In that direction, Schmidt offers some (Google created) solutions. He thinks the main inhibitor for newspapers in the digital age is the delivery method. Right now, online news is actually more difficult to read than a traditional newspaper. Google is working on solutions. Right now, they have Google Fast Flip. Says Schmidt:

"The theory—which seems to work in practice—is that if we make it easier to read articles, people will read more of them. Our news partners will receive the majority of the revenue generated by the display ads shown beside stories."

But another problem that Schmidt doesn't address is the issue of payment. While online news may be popular, getting people to fork over for it isn't so easy. And he even admits in his piece that Google has trouble profiting from the news:

"A typical news search—for Afghanistan, say—may generate few if any ads. The revenue generated from the ads shown alongside news search queries is a tiny fraction of our search revenue."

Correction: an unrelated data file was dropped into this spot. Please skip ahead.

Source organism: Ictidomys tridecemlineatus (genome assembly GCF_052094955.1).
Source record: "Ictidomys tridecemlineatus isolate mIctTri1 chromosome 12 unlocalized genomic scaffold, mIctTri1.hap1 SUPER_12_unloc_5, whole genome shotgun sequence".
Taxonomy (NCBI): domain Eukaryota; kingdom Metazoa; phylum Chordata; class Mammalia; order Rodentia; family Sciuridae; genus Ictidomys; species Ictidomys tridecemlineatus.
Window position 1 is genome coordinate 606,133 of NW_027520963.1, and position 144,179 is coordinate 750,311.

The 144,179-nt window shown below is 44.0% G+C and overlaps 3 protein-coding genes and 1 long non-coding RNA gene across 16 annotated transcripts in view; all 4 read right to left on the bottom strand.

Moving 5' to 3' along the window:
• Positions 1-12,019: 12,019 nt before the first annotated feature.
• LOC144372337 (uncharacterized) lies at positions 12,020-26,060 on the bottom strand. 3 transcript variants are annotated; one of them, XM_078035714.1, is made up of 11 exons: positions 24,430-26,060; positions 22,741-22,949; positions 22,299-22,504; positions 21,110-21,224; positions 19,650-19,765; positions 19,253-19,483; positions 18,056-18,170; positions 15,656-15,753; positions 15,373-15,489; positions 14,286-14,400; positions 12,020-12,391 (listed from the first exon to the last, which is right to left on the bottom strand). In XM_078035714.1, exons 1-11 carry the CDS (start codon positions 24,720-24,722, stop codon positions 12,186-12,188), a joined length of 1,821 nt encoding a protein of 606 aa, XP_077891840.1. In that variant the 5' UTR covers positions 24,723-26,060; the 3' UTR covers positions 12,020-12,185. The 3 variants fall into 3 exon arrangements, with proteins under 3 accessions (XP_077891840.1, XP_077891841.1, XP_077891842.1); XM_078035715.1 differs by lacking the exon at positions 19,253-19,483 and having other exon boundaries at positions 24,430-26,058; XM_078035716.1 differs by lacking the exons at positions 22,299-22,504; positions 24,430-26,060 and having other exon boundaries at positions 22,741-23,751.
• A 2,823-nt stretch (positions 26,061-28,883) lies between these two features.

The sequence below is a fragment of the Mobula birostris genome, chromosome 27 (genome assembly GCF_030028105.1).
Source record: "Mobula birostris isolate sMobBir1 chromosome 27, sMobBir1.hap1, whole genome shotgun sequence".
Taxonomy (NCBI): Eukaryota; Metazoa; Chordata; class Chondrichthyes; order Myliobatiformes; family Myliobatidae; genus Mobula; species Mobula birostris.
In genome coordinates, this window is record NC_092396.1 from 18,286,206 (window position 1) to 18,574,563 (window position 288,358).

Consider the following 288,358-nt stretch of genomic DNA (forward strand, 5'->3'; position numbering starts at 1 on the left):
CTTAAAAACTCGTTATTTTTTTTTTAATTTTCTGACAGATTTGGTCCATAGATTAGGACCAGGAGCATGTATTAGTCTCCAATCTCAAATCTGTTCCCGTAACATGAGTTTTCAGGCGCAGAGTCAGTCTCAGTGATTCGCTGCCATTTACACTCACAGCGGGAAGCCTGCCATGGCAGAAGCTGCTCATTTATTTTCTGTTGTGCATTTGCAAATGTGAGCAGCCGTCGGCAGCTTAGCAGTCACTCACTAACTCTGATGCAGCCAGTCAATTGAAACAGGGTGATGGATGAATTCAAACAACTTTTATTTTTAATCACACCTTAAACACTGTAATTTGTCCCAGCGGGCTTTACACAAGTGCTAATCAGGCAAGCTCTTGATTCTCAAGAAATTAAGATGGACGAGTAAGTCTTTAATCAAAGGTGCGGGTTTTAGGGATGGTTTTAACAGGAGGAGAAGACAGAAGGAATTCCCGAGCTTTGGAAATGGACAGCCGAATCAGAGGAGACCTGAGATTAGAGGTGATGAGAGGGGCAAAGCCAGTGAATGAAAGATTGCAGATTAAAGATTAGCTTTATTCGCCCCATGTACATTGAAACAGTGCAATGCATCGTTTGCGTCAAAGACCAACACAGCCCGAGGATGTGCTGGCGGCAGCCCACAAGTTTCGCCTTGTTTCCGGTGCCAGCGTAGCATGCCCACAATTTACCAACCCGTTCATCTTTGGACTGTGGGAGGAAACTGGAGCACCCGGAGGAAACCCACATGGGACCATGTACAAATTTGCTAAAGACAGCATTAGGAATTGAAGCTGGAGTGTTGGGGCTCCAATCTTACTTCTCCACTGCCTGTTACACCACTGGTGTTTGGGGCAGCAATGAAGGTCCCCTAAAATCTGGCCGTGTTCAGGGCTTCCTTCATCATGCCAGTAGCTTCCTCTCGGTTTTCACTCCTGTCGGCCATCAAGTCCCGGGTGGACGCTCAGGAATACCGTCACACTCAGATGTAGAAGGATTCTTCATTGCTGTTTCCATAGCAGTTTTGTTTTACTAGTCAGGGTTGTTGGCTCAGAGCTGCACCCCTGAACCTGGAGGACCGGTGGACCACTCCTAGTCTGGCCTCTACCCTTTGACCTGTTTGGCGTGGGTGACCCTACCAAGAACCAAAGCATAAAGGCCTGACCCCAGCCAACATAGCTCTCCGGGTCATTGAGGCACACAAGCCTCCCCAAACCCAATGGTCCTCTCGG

That same problem plagues news producers — but for them, they don't have a windfall of product search ads to fall back on. Publishers now need to find a better delivery method for their content — and a better monetization route.

Schmidt's piece may help in the PR battle to clear Google's reputation in the media, but it doesn't contain the answers publishers are looking for. Google may not be the cause of newspapers' problems. But they aren't likely to be the solution either.

Image: WSJ

Meghan Keane

Published 3 December, 2009 by Meghan Keane

Based in New York, Meghan Keane is US Editor of Econsultancy. You can follow her on Twitter: @keanesian.